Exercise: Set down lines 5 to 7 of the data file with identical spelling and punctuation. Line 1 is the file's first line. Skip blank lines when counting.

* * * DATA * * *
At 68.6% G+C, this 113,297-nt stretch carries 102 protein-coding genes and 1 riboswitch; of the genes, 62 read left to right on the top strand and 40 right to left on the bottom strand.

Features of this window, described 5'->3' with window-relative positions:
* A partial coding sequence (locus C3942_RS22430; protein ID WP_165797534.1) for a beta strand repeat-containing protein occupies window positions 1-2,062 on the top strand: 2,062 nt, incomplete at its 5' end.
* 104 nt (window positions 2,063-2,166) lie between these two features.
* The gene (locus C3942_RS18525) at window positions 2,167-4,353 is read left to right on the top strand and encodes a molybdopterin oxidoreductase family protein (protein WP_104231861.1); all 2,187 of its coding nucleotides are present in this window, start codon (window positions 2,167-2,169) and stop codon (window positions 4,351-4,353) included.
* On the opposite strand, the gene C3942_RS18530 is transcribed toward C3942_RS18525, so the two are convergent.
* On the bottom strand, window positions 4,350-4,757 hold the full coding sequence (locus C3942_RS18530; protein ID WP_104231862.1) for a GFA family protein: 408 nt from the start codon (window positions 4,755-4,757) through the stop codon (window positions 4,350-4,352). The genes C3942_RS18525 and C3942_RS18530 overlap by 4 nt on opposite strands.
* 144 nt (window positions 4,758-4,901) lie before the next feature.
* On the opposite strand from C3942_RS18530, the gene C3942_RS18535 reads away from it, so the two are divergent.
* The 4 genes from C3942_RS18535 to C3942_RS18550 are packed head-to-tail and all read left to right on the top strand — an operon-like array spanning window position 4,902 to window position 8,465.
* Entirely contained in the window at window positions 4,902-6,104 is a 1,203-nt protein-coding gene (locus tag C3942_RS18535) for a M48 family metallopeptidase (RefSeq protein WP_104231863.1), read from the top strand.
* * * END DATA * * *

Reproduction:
* The gene (locus C3942_RS18525) at window positions 2,167-4,353 is read left to right on the top strand and encodes a molybdopterin oxidoreductase family protein (protein WP_104231861.1); all 2,187 of its coding nucleotides are present in this window, start codon (window positions 2,167-2,169) and stop codon (window positions 4,351-4,353) included.
* On the opposite strand, the gene C3942_RS18530 is transcribed toward C3942_RS18525, so the two are convergent.
* On the bottom strand, window positions 4,350-4,757 hold the full coding sequence (locus C3942_RS18530; protein ID WP_104231862.1) for a GFA family protein: 408 nt from the start codon (window positions 4,755-4,757) through the stop codon (window positions 4,350-4,352). The genes C3942_RS18525 and C3942_RS18530 overlap by 4 nt on opposite strands.